“Human” or “Equal, Right?”

You hear about it all the time, anymore, this clamor for equal rights. You hear insistence that anyone and everyone have the right to marry whomever they wish, regardless of gender. You likewise hear demands that gender have no influence on things like the amount in your paycheck. All this and more, passionately argued by countless people.

Well, good for them, having passion. Passion is commendable. And it is a passion of my own that urged I write this piece, in a forum more conducive to it than comments on some Facebook friend’s status. I get passionately angry, and passionately sad, when I hear people make all this noise about equal rights for all… but they don’t really mean “all”. They mean all sexual identities, they mean all women, they mean all ethnicities, but there is a portion of humanity that they blatantly exclude: The yet unborn.

Unborn babies don’t count, they say; it’s not murder to terminate them, because they’re not human.

All right, then. What is a human? “A member of the genus Homo and especially of the species H. sapiens”? When do we consider that status achieved?

Says Wikipedia, “Humans are characterized by having a large brain relative to body size, with a particularly well developed neocortex, prefrontal cortex and temporal lobes, making them capable of abstract reasoning, language, introspection, problem solving and culture through social learning.” It further makes mention of “mental capability, combined with an adaptation to bipedal locomotion that frees the hands for manipulating objects”. Another site follows that pattern of thinking, citing the capabilities of our brains and bodies as a large part of what it means to be human.

Well, that’s reasoning that’ll get you slapped by anyone with a loved one with a disability. “So what, because my brother lost his arms fighting in the Middle East, he’s been downgraded to subhuman?!” “My sister has a mental handicap – you’re saying she’s not human?!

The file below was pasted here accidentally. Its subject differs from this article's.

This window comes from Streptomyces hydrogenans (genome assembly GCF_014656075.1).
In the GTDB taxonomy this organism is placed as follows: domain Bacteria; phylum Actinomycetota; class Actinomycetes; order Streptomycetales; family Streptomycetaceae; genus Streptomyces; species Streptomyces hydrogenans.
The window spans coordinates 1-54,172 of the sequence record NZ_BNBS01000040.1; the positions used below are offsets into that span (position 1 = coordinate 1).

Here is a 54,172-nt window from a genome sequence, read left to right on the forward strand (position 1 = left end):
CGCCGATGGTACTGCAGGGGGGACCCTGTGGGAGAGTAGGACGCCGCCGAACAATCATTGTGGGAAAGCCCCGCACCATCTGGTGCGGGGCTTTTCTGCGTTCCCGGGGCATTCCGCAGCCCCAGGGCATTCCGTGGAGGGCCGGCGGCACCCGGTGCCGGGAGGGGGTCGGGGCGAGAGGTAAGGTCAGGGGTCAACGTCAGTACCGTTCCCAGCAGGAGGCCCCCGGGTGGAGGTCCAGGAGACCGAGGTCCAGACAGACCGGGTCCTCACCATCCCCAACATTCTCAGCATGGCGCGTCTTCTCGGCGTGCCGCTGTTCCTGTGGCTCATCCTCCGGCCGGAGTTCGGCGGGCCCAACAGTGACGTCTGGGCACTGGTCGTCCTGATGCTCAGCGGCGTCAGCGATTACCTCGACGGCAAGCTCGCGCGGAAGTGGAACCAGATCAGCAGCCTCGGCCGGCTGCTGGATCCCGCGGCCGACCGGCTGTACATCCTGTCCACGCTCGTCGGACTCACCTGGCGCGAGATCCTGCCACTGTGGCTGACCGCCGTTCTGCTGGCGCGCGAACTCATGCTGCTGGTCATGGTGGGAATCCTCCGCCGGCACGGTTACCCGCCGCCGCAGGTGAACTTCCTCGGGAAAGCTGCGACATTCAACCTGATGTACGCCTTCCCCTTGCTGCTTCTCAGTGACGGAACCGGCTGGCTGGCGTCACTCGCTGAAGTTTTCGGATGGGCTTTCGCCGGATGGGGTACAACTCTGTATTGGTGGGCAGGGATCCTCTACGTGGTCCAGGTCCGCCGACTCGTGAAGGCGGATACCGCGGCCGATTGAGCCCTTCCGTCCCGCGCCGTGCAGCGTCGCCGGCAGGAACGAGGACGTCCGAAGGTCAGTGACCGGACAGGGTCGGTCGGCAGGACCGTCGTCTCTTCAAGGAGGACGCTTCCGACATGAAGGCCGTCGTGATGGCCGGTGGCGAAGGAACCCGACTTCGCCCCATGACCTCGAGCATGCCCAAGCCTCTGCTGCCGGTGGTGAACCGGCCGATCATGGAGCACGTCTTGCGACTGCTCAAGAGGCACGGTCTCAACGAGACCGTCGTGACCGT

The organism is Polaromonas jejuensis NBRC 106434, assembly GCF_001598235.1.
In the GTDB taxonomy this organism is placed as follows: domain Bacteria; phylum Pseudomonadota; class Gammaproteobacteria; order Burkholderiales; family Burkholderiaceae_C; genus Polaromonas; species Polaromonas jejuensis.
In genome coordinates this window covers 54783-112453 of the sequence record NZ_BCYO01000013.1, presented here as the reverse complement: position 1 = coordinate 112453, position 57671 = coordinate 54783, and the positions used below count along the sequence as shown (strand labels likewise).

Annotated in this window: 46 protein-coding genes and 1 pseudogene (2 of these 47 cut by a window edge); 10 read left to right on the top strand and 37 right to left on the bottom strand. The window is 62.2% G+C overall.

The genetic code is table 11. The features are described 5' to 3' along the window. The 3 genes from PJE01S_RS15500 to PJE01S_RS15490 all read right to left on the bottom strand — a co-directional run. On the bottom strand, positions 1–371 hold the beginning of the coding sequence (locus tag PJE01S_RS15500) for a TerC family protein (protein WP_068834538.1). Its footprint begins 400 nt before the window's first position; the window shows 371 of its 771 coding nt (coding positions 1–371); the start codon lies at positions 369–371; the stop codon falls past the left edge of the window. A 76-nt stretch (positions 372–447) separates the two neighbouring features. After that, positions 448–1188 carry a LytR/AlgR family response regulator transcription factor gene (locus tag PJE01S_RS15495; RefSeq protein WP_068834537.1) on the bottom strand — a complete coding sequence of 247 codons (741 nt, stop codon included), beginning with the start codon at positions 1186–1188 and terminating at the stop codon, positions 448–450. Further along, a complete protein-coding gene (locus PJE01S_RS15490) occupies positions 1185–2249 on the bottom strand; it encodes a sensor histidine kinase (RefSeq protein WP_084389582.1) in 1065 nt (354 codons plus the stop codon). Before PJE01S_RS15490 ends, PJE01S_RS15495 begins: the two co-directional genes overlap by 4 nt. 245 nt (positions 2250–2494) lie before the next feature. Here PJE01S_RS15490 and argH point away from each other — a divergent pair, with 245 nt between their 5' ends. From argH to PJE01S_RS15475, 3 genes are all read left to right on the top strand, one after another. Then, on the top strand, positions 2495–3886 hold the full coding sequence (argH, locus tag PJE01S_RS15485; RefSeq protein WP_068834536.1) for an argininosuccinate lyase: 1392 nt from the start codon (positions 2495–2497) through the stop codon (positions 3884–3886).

Sounds like that’s somebody’s argument. After all, from what I’ve heard, doctors are more likely to encourage an abortion if tests reveal the unborn baby is minus a limb (my mother had a friend who bore a girl with only one leg, and so got such a story firsthand) or shows signs of another serious disability. These babies are not whole. Are they, then, not wholly human? Or are they simply deemed too much of a burden?

Have any of you seen this video, yet? Click the pic to give it a watch.

You know what’s a burden? Babies with all ten fingers and toes. Toddlers who are perfectly developmentally on track. Young children, older children, and hormonal teenagers. All of these are a huge strain on a parent’s time, finances, and psycho-emotional state. And yet their parents love them, and if asked in all seriousness whether they considered their children to be human, they’d answer that of course they are. Are they adult humans? No. But they are human nonetheless.

So again I ask: When did that humanity start? At some arbitrary week in the second or third trimester of pregnancy, but only if muscles and organs are such-and-so far along? When baby emerges to take her first breath, but only if she can survive without undue assistance? When brain and mouth can work together to take part in our complex oral communication, which some can never do? We’ve set the bar so low for all kinds of achievement; why all these hoops to jump just to be considered a part of the species?

What is a human? A person. Someone who will, if allowed to grow, someday “have or show those positive aspects of nature and character regarded as distinguishing humans from other animals”, as well as demonstrate traits “subject to or indicative of the weaknesses, imperfections, and a fragility associated with humans”. Someone who feels pain (and unborn babies do, quite early on). Someone who feels joy (have you noticed how some of the biggest smiles are on disability-warped faces?). Anyone who was created of a human sperm and a human egg and a superhuman miracle. (Even if your beliefs stretch no further than science, surely you can see the wonder in a new life’s genesis!)